4 Skills You Must Develop to Design Your Exceptional Life
The first act of leadership is self-leadership. You must steward the life that God has given to you.
One of the 6 characteristics of exceptional self-leadership is Life Design. Life Design is about walking with God to ask, “God, what kind of life do You want me to live in the coming months and years?” Just as organizational leaders take responsibility to develop a vision, strategy, goals, and plans for their organization, so you must take responsibility for your vision, strategy, goals, and plans.
If you don’t take responsibility for them, someone else will.
There are 4 skills that you need to continually hone in order to practice exceptional life design.
Envision Your Future
You need a vision of your future self. But not just any vision. You need to embrace God’s vision for your vision.
Regularly walk with God to ask questions like:
- Who do You want me to become spiritually, emotionally, mentally, and physically?
- Who do You want me to spend concentrated relational time with?
- What are Your financial goals for me / my family?
- What areas of emotional health do You want me to work on?
As you discover God’s desires for you, walk with God to make a plan to move you in that direction. Michael Hyatt’s Living Forward is an excellent resource to help you envision and plan for your future
Manage Your Time and Energy
Whether you accomplish the visions that God has for you will depend on how you manage your time and how you manage your energy.
Two truths make it necessary for you to manage both your time and energy:
Everything you do takes place in time.
You cannot do anything unless you have the energy to do it.
Managing your time begins by seeking God’s will for how you spend it. Then you organize your life and time around His priorities. There are many excellent resources on time management. Here are a few of my favorites:
But managing your time is only part of the battle. You must also manage your energy. Time is exhaustible. But energy is renewable. It doesn’t matter how much time you have if you feel tired, lethargic, and disengaged.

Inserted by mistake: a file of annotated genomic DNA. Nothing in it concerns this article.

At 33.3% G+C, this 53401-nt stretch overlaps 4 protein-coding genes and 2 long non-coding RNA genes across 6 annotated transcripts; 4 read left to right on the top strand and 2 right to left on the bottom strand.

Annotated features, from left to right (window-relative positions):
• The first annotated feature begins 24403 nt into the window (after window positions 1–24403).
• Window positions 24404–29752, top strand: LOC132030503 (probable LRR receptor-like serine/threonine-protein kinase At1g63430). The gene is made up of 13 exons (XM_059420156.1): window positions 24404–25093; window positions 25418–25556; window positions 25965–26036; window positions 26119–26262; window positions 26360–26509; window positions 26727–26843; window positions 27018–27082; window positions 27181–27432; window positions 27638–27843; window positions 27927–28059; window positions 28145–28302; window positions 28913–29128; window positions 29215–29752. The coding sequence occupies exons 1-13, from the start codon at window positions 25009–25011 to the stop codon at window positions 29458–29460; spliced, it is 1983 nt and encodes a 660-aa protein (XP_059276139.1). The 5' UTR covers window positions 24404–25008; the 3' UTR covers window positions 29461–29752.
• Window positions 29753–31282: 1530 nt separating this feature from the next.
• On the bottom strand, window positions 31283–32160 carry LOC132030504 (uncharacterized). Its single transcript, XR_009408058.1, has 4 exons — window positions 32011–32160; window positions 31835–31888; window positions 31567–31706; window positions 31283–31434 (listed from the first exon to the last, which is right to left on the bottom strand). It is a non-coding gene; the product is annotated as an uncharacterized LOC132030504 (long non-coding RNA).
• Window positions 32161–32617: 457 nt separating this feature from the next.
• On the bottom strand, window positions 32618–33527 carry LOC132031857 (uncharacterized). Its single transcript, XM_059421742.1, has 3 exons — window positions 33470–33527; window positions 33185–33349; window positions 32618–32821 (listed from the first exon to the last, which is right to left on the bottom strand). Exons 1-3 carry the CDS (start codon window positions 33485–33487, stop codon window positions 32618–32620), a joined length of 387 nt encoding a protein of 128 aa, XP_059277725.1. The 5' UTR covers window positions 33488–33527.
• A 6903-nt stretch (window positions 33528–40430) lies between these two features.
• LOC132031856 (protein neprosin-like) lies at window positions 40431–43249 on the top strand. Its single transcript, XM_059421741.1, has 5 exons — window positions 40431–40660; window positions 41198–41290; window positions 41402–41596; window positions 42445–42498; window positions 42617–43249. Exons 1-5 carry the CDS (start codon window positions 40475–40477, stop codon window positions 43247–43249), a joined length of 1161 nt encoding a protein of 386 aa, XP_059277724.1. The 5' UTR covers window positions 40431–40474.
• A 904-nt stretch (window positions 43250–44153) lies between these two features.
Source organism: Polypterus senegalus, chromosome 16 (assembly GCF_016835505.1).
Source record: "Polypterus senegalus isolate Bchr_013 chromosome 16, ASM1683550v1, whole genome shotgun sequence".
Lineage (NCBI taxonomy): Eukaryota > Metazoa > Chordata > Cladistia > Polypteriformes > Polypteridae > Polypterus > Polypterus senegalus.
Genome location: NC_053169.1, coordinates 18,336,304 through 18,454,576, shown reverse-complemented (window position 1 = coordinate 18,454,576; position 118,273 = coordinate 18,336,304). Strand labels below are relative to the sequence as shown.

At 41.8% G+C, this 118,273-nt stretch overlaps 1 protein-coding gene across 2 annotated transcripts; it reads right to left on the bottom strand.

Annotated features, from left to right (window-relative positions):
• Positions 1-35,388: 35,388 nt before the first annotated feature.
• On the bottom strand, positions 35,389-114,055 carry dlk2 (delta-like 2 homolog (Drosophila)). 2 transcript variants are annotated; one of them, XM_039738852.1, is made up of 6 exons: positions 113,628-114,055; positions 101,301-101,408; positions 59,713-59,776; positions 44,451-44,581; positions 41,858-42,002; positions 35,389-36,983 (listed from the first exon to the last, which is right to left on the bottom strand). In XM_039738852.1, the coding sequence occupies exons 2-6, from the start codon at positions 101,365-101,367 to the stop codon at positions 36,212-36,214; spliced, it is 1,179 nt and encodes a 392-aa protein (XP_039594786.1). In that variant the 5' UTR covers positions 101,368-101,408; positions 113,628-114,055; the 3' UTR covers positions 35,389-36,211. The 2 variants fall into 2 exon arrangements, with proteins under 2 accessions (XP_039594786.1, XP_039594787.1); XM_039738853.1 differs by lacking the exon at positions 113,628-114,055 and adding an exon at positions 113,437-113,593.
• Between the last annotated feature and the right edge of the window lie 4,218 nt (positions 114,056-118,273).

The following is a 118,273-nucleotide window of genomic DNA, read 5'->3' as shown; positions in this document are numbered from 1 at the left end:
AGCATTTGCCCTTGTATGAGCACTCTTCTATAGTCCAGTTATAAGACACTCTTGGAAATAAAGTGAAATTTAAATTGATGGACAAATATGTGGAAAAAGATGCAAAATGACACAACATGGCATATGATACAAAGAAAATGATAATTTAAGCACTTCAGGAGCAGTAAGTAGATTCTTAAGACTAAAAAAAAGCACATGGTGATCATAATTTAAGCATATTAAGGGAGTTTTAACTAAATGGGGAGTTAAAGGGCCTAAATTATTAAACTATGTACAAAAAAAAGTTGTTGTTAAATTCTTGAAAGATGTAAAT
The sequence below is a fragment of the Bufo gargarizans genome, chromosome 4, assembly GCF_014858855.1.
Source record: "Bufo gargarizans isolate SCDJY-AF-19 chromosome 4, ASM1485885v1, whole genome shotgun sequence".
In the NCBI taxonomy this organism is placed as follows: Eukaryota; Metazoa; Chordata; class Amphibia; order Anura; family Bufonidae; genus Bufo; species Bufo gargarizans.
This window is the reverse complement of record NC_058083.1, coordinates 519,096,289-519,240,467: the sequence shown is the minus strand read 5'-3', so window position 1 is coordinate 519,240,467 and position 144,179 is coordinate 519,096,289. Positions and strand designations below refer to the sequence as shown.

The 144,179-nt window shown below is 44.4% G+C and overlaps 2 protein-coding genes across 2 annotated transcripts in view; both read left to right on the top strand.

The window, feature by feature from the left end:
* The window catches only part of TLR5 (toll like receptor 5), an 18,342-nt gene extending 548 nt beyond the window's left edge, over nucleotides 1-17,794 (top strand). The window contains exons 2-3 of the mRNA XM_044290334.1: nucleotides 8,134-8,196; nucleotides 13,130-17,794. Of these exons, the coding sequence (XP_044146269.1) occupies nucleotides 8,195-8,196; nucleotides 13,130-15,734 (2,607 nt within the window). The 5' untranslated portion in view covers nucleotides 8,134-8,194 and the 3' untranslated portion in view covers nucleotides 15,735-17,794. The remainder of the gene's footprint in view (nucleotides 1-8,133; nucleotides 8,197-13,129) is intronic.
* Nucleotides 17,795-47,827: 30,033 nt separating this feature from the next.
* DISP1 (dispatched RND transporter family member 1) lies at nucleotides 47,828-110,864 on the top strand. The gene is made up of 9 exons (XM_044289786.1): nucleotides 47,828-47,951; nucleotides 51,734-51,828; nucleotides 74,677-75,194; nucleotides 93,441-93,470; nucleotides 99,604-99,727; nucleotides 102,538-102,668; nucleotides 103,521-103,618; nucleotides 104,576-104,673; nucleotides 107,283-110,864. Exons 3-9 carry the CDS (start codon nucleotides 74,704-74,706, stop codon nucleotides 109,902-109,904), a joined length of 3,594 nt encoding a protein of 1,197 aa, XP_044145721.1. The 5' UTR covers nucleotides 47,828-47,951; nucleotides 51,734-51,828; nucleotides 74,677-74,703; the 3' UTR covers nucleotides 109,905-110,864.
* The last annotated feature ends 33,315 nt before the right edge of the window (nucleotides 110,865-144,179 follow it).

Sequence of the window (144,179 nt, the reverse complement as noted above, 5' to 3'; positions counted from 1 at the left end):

Energy, if managed well, is renewable. The best work on this that I’ve read is The Power of Full Engagement. The authors guide you to build energizing rituals into your day. These rituals are designed to provide you with physical, emotional, mental, and spiritual energy.
Choose Your Pace of Life
I’ve seen countless leaders (and families) get sucked into the busyness trap. They believe they need to be involved in everything. They wake up early in the morning, immediately start work and they don’t stop moving until they collapse in bed after midnight.
But this is not the pace of life that God designed for humans. He designed you for more than mere productivity. He designed you for relationships. He designed you for rest. He designed you to enjoy life — not simply to endure it.
Life Design means that you intentionally choose the pace of life you want to live. Then you organize your job, volunteer opportunities, relationships, chores, and leisure activities around that pace.
Several years ago, my family chose a pace of life that involved multiple dinners together each week and a lot of family time together during the weekend.
We had to minimize extra-curricular activities that required evening practices and weekend activities.
We asked our kids to minimize extra club memberships.
My wife and I de-committed from several volunteer opportunities.
These actions helped us choose a pace of life that values family, relationships, rest, and leisure. It helps us avoid the busyness trap that plagues so many leaders and families.
Make “No” Your Default
You cannot do everything. If you could, you would be God.
Life Design begins by saying “no” to a thousand good opportunities that you could do -– and many that you would enjoy. Learn to say “yes” to only a few commitments.
It is not easy to say “no.” You have convinced yourself that “yes” should be your default answer. If someone asks you to do something, you automatically say “yes” — unless God Himself speaks audibly from heaven to tell you otherwise.
Exceptional life design makes “no” your default answer. When someone asks you to add another commitment to your schedule, your default answer should be “no.”
You can discern with God whether He wants you to do something. But make the burden of proof rest on “yes.”
Learning to say “no” will be difficult in the beginning. But “no” is a muscle. The more you exercise it, the easier it becomes to use.
The more you say “no,” the more you will be able to say “yes” to the things that you truly want to do.
You must develop these four skills if you are going to design — and live — an exceptional life with God.
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Question: Which of these four skills do you need to focus on in order to take the next step in designing an exceptional life?